Tuesday, March 08, 2005



In class tonight someone brought up how Spic 'N' Span cleaner is an old racist term referring to housework done by Latin American immigrants. I'd never thought about it, and it blew my mind. "I get the 'spic' part, but what does 'span' mean?" I asked stupidly. "SPANISH", she replied. "D'oh!" I remarked back. Why had I never thought of that before?

Then I looked it up on the trusty Internets:


Q: Dear Word Detective: Here's a phrase I've always wondered about: "spic 'n span." In fact, the more I think about it, the stranger it seems. Where did this phrase come from? -- James Harrigan, Miami, FL

A: Well, since the average American is said to watch somewhere between 70 and 7,000 hours of television each and every week, I think it's fair to say that most of us know "Spic 'n Span" as the name of a popular household cleaning product. Thinking about television's effect on our language, I had the unsettling thought that future generations of couch potatoes might well assume that the phrase "spick and span" was just another case of a trademarked product name being adopted into English as a generic noun, much the way "scotch tape" and "baggie" have been.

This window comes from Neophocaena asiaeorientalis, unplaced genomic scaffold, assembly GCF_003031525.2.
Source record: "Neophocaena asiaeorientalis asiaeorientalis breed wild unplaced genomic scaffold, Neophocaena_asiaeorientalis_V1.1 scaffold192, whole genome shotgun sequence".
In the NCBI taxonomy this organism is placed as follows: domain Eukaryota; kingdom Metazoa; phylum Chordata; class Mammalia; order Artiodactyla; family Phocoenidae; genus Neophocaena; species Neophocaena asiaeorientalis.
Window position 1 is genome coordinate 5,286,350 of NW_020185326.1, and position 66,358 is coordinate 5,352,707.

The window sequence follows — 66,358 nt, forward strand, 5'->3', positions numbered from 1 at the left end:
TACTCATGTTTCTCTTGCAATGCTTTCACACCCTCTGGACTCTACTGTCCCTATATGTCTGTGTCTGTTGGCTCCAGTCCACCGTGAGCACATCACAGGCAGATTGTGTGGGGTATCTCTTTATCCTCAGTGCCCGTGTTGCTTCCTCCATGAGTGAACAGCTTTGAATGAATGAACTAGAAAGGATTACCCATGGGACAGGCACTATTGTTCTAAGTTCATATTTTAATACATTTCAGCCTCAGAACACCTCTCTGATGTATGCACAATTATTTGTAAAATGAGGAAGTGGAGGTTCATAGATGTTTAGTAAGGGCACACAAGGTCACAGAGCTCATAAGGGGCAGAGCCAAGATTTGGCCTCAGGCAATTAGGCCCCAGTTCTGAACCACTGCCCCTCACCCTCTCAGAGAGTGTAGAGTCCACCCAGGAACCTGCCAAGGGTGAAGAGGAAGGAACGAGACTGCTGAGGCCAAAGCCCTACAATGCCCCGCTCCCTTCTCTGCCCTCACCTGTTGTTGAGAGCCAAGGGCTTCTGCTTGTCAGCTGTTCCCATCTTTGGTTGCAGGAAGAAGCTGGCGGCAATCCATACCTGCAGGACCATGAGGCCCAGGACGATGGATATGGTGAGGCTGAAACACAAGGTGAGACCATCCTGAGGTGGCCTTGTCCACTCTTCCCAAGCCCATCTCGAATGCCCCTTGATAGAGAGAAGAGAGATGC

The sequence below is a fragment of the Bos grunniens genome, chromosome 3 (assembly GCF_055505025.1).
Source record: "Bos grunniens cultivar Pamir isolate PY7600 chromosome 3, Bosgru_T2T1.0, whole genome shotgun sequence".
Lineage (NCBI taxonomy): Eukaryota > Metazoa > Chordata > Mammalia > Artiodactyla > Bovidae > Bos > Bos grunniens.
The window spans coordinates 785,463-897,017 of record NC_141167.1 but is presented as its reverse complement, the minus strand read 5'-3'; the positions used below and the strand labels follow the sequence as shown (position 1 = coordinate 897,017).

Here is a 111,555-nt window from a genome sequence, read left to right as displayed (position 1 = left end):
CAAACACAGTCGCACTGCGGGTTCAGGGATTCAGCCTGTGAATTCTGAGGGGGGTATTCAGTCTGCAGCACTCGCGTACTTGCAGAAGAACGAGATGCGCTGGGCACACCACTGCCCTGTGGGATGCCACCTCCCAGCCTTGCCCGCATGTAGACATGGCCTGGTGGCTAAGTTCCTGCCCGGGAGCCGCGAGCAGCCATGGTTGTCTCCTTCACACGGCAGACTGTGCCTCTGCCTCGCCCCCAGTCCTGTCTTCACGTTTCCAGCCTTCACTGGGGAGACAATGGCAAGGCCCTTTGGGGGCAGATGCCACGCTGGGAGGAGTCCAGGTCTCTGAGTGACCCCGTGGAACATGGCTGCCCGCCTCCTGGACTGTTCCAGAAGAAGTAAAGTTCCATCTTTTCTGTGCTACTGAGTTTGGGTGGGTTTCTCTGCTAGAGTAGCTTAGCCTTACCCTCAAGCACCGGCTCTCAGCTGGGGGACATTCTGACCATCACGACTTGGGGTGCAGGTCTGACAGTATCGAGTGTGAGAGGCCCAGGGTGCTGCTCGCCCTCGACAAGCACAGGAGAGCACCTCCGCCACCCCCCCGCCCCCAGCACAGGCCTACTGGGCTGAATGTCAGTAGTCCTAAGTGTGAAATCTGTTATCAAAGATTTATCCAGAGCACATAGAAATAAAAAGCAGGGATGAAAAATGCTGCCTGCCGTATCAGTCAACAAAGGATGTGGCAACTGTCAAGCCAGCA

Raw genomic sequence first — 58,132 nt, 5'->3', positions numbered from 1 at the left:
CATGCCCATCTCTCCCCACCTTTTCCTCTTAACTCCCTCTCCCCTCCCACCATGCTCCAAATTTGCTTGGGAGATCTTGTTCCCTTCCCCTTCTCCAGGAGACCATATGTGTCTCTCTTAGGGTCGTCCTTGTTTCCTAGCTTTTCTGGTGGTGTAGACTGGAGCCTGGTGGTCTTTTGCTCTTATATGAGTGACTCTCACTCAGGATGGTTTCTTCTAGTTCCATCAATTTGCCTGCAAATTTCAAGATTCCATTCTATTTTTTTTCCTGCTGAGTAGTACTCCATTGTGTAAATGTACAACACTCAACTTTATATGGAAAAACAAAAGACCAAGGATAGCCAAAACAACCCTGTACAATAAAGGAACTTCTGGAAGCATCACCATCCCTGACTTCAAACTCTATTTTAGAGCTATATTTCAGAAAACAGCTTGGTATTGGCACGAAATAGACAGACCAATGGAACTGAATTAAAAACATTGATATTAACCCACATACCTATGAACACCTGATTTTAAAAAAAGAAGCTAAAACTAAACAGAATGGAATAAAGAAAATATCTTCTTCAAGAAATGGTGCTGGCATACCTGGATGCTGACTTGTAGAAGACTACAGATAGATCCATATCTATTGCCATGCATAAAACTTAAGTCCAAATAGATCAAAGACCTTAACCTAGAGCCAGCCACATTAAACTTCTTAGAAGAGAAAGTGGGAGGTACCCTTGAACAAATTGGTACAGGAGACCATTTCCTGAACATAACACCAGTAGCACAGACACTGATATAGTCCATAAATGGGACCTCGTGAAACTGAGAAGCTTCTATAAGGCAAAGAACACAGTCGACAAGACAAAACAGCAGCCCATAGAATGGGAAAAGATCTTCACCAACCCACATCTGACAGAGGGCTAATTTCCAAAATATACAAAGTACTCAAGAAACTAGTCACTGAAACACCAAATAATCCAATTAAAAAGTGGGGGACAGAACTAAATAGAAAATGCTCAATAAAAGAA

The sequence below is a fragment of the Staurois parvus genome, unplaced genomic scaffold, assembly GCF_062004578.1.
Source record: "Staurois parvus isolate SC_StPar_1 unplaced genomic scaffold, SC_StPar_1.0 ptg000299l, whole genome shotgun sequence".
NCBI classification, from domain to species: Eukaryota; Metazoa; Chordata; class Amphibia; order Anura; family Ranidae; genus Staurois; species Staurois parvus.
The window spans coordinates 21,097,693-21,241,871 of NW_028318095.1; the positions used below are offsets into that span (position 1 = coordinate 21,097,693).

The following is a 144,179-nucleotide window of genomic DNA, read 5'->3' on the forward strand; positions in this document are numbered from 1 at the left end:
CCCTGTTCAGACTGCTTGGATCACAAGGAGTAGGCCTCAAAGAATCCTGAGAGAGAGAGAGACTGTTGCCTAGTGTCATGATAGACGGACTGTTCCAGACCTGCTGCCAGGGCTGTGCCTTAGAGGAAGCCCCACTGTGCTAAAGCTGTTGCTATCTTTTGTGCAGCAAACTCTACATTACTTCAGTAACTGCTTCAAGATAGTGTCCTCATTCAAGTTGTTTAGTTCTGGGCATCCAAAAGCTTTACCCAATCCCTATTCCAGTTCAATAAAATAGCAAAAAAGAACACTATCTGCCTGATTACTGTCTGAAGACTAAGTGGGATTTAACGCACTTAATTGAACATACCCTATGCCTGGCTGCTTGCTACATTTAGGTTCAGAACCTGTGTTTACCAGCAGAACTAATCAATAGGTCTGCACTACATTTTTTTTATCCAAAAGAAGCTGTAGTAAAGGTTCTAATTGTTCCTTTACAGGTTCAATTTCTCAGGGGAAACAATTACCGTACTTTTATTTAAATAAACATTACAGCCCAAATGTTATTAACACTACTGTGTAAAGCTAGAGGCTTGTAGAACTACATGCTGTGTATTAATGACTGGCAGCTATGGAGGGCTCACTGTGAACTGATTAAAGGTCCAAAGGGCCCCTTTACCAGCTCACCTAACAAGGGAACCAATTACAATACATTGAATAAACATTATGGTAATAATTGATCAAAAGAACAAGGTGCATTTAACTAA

That would be a shame, because "spick and span" actually has a rather interesting history. The phrase was originally "spick and span new," and while we usually use "spick (or "spic") and span" to mean "spotlessly clean" (as they say in the commercials), the original meaning was "brand new." "Spick and span" dates back to the 16th century and was originally used to describe a brand new ship. The "spick" was a spike or nail, and the "span" came from an Old Norse word, "spannyr," meaning "fresh wood chip." A ship that was "spick and span new" was therefore "new in every nail and piece of wood."

Although both "spick" and "span" had existed in English for hundreds of years, the combination of "spick and span" seems to have been adopted from the Dutch version of "spick and span," "spiksplinternieuw." It's a shame the phrase was translated into English, actually. Wouldn't you like to hear a TV announcer try to sell you "spiksplinternieuw"?

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The brandname Scotch came about while Richard Drew was testing his first masking tape to determine how much adhesive he needed to add. The bodyshop painter became frustrated with the sample masking tape and exclaimed, "Take this tape back to those Scotch bosses of yours and tell them to put more adhesive on it!" The name was soon applied to the entire line of 3M tapes.

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